Adam McAlpine, partner with McAlpine Interests (left), and Lake Houston Chamber Board Chairman Sam Schrade see a bright future for Lake Houston if residents and businesses band together through the Lake Houston Area Chamber. Photo by Tom Broad.

– Local leaders give their Lake Houston growth forecast –

Lake Houston is booming and Mark Mitchell has the statistics to prove it.

“There’s been a five-fold increase in population since the 1980 census and by 2023, we estimate the Lake Houston population will be 320,000,” Mitchell said. “That’s a significant number for an area that’s as small as Lake Houston.”

Mitchell had more statistics to report. At least 210,000 vehicles pass Deerbrook Mall in Humble every day. Already, some 85,000 vehicles pass Generation Park just off the beltway every day.

Mitchell, president of the Lake Houston Economic Development Partnership, spoke of those statistics and more at the Lake Houston Chamber’s April 30 meeting on the State of the Lake Houston Area at Walden Country Club.

Also giving their thoughts on growth and opportunities in Lake Houston were Jason Stuebe, Humble city manager; Adam McAlpine, partner with McAlpine Interests who focuses primarily on Kingwood and Atascocita; and John Flournoy, vice president for sales and leasing for McCord Development, developer of Generation Park.

Flournoy was particularly excited about the new Ikea distribution center to be in Generation Park.

“You’ve seen the distribution centers in West Houston and Katy,” Flournoy said. “That’s what we’re getting, a great anchor. It’s 164 acres, a 1.3 million-square-foot center that will offer same-day fulfillment.”

The Ikea center and the extension of West Lake Houston Parkway, Flournoy said, has led another unannounced company to purchase a 21-acre site for their regional headquarters.

When Mitchell asked each panelist what is most promising for their area, Stuebe pointed to the Parc Air 59 development along Highway 59 and the “medical cluster” that has been developed in Humble.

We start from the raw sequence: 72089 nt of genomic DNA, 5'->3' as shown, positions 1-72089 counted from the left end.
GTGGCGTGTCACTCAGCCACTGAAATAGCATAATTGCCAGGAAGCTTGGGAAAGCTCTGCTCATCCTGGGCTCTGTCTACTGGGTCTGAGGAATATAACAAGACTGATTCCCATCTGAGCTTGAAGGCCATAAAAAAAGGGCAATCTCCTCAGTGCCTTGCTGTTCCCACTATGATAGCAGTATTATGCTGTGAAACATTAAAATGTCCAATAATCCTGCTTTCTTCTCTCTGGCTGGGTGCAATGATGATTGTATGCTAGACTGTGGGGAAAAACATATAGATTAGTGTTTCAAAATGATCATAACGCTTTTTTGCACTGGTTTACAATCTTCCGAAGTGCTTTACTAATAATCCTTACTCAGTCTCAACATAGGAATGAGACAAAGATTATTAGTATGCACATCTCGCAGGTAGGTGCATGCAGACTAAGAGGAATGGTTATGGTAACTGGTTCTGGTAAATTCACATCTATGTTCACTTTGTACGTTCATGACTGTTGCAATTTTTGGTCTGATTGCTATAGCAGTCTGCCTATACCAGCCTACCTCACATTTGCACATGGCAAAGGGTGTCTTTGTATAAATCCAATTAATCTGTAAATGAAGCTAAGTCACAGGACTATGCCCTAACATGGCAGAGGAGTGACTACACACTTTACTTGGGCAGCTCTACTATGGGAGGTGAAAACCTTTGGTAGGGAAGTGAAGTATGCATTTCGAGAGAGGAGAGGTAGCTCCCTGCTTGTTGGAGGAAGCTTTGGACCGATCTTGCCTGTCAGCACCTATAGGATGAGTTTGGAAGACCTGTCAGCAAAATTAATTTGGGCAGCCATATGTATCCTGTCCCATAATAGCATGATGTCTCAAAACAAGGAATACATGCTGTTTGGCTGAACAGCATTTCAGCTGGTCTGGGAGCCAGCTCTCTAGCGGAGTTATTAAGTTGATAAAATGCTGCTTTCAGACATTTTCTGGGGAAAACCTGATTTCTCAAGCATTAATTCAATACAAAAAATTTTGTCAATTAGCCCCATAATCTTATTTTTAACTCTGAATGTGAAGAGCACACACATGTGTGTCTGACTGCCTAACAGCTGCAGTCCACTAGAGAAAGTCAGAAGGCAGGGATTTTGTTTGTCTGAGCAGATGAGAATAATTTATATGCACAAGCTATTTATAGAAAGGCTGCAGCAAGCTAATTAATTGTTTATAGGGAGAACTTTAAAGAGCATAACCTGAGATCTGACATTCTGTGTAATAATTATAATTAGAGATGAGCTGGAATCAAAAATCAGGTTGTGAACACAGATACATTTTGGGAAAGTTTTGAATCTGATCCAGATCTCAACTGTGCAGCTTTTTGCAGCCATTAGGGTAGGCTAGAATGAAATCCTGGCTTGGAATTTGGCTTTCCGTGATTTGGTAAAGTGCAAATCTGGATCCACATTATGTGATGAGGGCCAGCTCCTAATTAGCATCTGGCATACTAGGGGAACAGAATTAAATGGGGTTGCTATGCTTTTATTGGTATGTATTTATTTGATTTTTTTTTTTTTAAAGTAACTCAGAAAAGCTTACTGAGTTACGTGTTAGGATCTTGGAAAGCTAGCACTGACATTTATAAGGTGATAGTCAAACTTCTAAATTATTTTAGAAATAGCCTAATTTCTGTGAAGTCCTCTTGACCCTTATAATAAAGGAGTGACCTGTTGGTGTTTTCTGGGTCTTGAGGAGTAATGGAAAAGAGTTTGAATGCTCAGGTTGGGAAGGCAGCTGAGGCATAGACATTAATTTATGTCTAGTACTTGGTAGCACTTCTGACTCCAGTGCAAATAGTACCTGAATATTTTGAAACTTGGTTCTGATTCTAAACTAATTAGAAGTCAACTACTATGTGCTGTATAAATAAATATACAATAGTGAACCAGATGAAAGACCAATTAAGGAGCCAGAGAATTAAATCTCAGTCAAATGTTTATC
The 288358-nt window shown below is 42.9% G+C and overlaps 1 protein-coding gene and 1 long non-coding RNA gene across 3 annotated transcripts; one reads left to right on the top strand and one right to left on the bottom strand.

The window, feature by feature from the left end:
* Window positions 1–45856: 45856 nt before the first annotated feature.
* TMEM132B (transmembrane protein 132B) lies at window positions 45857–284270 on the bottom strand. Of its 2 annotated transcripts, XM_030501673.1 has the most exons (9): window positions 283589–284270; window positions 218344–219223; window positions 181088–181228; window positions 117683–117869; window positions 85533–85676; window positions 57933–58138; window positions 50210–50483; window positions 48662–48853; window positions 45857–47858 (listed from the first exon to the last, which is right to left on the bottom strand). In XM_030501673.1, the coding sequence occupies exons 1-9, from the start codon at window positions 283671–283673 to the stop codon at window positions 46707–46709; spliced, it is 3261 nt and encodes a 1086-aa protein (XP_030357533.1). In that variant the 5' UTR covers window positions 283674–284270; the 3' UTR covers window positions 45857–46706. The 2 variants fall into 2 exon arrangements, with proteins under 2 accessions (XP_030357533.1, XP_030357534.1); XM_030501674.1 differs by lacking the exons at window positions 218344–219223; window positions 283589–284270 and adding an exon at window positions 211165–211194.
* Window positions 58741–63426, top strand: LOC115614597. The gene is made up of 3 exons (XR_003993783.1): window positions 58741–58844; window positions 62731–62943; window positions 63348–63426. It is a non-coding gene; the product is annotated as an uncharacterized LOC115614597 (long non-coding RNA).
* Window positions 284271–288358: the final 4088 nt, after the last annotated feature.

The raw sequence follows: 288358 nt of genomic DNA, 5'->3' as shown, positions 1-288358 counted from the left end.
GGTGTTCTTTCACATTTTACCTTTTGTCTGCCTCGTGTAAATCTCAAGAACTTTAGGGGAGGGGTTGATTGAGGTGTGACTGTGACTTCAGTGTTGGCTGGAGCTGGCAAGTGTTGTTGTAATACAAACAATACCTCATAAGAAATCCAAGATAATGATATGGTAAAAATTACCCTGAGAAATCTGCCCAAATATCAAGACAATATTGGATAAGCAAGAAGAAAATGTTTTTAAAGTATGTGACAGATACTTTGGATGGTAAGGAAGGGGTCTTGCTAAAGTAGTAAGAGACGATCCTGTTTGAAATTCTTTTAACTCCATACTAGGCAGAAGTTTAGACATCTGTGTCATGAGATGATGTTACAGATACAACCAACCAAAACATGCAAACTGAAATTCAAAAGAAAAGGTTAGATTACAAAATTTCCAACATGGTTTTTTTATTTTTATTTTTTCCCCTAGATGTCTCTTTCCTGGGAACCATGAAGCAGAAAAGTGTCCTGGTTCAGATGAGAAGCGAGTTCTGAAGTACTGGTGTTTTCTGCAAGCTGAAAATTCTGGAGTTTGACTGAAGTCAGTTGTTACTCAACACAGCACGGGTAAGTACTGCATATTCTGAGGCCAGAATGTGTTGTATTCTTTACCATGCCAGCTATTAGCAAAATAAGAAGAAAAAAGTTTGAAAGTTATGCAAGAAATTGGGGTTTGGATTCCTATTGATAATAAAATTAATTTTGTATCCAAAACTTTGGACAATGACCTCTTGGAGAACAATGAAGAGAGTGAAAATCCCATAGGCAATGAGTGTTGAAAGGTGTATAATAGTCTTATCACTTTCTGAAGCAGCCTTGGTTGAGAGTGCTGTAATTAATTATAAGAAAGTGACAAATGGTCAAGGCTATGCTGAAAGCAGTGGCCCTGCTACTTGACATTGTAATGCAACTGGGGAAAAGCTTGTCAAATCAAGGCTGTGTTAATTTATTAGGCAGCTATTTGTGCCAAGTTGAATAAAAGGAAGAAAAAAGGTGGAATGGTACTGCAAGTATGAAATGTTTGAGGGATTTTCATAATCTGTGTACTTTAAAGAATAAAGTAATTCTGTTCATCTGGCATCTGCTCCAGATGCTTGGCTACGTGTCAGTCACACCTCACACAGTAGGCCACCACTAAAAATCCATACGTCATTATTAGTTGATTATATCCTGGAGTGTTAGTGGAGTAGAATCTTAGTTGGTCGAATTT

“We realize that Humble can’t continue to focus on retail,” Stuebe said. “We must have life beyond retail and logistics. [Parc Air 59] is it. We’re looking at the diversification of our tax base and these high-quality developments.”

Flournoy cited Generation Park’s education focus as most promising.

“We’re part of training our future workforce,” he said. “Sheldon ISD had made a multimillion-dollar commitment to improve, San Jacinto is building a new campus on our property, and Lone Star College has a new training center as well. We’d love to have a four-year university there one day.”

Flournoy said his company also is focusing on developing a medical campus and has been in discussions with two systems.

“Within a 5-mile radius of Generation Park, the number of hospitals is zero,” he said.

McAlpine said “… getting the dredging done and expanding roads and infrastructure will get Kingwood back on its feet. Atascocita is very different. While Kingwood is built out, there’s lots of space to build, so much growth potential in Atascocita.”

When Mitchell asked what keeps them up at night, McAlpine said development in Atascocita has been tough because the high MUD taxes. Flournoy said he’s waiting for McCord’s many projects to come to fruition at Generation Park so they can see how the community reacts to and accepts the restaurants, luxury apartments, hotel and many amenities.

Stuebe listed three concerns that keep him up at night: Humble’s older housing, the strain from growth on the city’s infrastructure, and the reliance on Deerbrook Mall for tax revenue. Three subdivisions totaling 1,000 homes, however, are interested in Humble, the city is constantly upgrading its infrastructure, and the city is beginning to attract tax revenue that isn’t connected to retail.

During the presentation, Mitchell gave a shout-out to the Harris County Information Technology Department which crunched many of the statistics presented by Mitchell and the panelists. Prior to the panel discussion, Chamber President Sam Schrade asked attendees to vote by phone on their favorite reason they live in Lake Houston. Of those who voted, 54% like the people, 26% choose Lake Houston’s location, 12% said they like the area because of the schools and 8% selected businesses for their favorite part of Lake Houston.

The May monthly luncheon, State of the County, is set for Tuesday, May 28 at the Golf Clubs of Houston, 5860 Wilson Road. County officials will discuss plans, developments and initiatives affecting the Lake Houston area. Cost is $30 for members and $35 for non-members.

Register at lakehouston.org.

Tom Broad
Author: Tom BroadEmail: This email address is being protected from spambots. You need JavaScript enabled to view it.
Columnist
Besides being a proud graduate of The University of Nebraska-Lincoln and, therefore, a Cornhusker, I am retired from Memorial Hermann. I am a correspondent and columnist for Lake Houston's hometown paper, The Tribune, as well as a director of the Lake Houston Redevelopment Corporation, a member of the board of the Humble Area Assistance Ministries, and Volunteer Extraordinaire for the Lake Houston Area Chamber.